The hybrid kung fu drama/murder mystery that was ‘Clans Of Intrigue’ proved to be a reasonable enough hit to spawn a sequel, ‘Legend Of The Bat’. The original cast and director return in-front on and behind the camera while a Gu Long novel once again acts as the source material for the production. Also repeated from the original is the attempt to combine the standard conventions of the genre with a more intriguing layer of mystery and investigation.
Following on directly from ‘Clans Of Intrigue’, ‘Legend Of The Bat’ begins with martial hero Chu Liu Hsiang (Ti Lung) and unusual ally/professional assassin Li Tien Hung arriving on a strange island after their previous adventure has ended. It takes little time for the pair to realise that this is an environment where danger appears to be round every corner and peculiar incidents are to be expected. Soon after arriving, Chu is targeted by a band of killers who have been hired to eliminate him. However, after uncovering the identities of the assassins, Chu hears their unfortunate story; one of the clan is slowly dying of an illness and can only be cured by a rare poppy to be found on a nearby island – a cure that has been offered if the clan kill Chu. On hearing this, Chu elects to help the otherwise righteous band and go to the island with Li assisting – for his own unusual reasons. The island is heavily guarded and run by the clandestine figure known as Mr. Bat, a man involved in the martial underworld who surrounds himself with wealth and opulence. During their journey to the island, the two heroes meet up with other people keen to get to the island of Mr. Bat and manage to use their savvy to get into the otherwise fortress-like base. As the warriors approach, each motive is fully revealed and new alliances are formed among the travellers as they face their ultimate challenge.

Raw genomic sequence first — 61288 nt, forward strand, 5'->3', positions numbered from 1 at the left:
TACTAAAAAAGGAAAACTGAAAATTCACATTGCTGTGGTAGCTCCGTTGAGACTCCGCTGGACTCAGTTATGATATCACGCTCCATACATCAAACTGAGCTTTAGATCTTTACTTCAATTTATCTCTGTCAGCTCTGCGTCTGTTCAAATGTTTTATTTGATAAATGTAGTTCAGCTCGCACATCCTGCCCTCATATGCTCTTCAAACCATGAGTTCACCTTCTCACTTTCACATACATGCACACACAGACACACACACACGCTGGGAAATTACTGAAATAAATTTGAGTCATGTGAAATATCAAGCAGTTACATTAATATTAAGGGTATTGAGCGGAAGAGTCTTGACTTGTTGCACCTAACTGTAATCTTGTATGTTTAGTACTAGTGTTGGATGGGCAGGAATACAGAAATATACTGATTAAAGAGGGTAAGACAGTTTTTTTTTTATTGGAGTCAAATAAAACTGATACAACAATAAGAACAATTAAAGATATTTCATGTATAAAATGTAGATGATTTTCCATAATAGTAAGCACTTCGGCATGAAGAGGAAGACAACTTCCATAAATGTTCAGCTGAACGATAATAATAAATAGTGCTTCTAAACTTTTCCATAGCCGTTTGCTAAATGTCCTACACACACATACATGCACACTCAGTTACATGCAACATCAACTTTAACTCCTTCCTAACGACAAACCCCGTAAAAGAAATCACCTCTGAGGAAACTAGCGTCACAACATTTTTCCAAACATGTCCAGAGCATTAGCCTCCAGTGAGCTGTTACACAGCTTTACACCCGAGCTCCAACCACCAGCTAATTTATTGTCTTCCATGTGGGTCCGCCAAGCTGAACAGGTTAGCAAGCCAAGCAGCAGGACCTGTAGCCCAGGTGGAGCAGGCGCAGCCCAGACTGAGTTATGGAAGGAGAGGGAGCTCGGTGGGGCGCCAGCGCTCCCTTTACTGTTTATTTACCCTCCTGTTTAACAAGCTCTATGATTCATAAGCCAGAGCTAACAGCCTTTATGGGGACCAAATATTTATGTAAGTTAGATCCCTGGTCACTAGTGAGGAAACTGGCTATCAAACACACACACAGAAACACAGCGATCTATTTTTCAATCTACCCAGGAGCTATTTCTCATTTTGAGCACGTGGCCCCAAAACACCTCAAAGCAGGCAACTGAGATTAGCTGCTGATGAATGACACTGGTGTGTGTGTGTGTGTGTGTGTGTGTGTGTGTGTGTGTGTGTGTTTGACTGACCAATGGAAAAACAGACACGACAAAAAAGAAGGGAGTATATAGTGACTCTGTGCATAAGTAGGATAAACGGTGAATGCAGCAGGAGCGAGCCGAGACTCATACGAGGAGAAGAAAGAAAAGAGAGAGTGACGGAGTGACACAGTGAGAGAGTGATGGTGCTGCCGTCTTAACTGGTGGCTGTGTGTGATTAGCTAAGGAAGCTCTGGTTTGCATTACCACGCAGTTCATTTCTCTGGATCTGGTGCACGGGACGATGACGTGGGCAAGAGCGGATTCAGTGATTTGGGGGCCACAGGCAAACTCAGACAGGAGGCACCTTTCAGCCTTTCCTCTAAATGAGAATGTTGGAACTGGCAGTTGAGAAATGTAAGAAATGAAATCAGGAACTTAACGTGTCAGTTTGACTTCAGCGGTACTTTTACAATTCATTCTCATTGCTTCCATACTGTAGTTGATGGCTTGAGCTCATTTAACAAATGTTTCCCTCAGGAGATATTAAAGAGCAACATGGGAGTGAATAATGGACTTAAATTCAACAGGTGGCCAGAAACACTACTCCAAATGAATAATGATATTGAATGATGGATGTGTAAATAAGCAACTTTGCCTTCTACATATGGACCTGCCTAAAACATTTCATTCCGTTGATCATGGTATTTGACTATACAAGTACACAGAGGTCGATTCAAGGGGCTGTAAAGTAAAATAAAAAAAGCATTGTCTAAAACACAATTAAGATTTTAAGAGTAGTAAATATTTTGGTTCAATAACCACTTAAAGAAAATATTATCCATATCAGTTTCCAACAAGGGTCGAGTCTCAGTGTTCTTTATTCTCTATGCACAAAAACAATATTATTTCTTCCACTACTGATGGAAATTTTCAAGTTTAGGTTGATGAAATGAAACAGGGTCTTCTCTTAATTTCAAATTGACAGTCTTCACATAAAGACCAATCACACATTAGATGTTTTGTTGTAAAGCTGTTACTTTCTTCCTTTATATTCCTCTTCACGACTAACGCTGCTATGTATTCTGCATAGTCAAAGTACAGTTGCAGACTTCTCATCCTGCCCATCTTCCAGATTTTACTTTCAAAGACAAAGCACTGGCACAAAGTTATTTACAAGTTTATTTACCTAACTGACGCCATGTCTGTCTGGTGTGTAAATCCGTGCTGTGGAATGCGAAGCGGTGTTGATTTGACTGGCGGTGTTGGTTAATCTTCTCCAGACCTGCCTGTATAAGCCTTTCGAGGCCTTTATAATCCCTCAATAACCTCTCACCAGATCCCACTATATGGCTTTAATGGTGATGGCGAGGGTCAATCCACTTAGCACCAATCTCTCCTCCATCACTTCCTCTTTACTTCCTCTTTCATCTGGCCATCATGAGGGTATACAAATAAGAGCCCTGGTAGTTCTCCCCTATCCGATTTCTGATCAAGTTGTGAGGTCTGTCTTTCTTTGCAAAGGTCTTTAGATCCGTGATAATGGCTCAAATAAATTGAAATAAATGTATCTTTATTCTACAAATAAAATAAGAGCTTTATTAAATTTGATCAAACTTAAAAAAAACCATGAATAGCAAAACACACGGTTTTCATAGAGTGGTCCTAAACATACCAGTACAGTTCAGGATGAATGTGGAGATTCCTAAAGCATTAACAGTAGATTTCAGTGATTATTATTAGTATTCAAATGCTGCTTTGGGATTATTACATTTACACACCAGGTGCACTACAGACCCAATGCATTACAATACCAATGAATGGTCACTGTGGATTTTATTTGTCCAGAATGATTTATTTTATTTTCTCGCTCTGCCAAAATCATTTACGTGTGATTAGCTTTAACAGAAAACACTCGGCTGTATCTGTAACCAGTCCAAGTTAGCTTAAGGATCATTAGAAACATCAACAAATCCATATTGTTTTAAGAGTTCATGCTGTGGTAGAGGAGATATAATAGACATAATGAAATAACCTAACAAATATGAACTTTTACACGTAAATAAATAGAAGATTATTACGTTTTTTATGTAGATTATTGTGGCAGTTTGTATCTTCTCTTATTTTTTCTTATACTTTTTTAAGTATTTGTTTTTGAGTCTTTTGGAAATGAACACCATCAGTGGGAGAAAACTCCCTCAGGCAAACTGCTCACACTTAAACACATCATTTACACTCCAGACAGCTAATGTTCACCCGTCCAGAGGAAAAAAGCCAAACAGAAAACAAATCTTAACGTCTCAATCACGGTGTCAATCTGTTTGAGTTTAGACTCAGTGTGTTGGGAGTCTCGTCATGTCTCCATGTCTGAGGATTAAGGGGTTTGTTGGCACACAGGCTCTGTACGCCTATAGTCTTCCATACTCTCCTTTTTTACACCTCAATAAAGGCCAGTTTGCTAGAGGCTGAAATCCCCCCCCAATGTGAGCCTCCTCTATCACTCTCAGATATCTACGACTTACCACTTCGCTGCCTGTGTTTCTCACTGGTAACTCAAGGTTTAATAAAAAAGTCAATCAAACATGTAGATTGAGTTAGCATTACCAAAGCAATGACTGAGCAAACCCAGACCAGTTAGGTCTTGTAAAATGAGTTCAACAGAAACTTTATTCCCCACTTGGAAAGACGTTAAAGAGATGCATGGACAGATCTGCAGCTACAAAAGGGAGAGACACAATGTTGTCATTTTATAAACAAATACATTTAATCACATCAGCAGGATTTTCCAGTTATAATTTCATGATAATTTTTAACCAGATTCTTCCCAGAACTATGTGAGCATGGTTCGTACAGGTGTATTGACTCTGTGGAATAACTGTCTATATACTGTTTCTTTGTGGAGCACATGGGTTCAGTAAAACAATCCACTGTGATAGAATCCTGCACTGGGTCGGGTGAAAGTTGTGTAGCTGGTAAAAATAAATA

As with the original Li Tien Hung adventure, ‘Legend Of The Bat’ is a sumptuous visual feast that combines its on-screen brilliance with another dizzying storyline full of outrageous characters and situations. Chor Yuen’s directorial style means that ‘Legend Of The Bat’ boasts a multitude of colours and ornate sets that make an otherwise baffling film easier to appreciate. Yuen’s swordplay dramas always have a certain sophistication that lift themselves above the normal genre film and, despite their convolutions, retain the viewer’s interest. These convolutions will be discussed later, but first its worth noting the productions other strengths. Ti Lung once again shows how important his presence is to any film; simple scenes and moments are given notable distinction by Lung’s exceptional handling of his character. After fitting comfortably into the character of Li Tien Hung in ‘Clans Of Intrigue’ sees Ti Lung excel once more. Meanwhile supporting players like Yueh Hua are given plenty of opportunities to add another level of quality to the film.
‘Legend Of The Bat’ suffers from the same problems as its predecessor, namely its headache-inducing twists and turns. The film starts off with a reasonably straight-forward premise then pummels the viewer with a plethora of bizarre characters and double-crosses. Added to this is a tendency to rely on incredulous twists and turns in answer to various situations; one scene in particular sees the heroes locked in an impenetrable cage only for one of them to announce that they have a special hammer that can break the bars. Moments like this will undoubtedly alienate some viewers. There is, though, a certain charm to the whole adventure that makes it compelling viewing despite these unwieldy twists.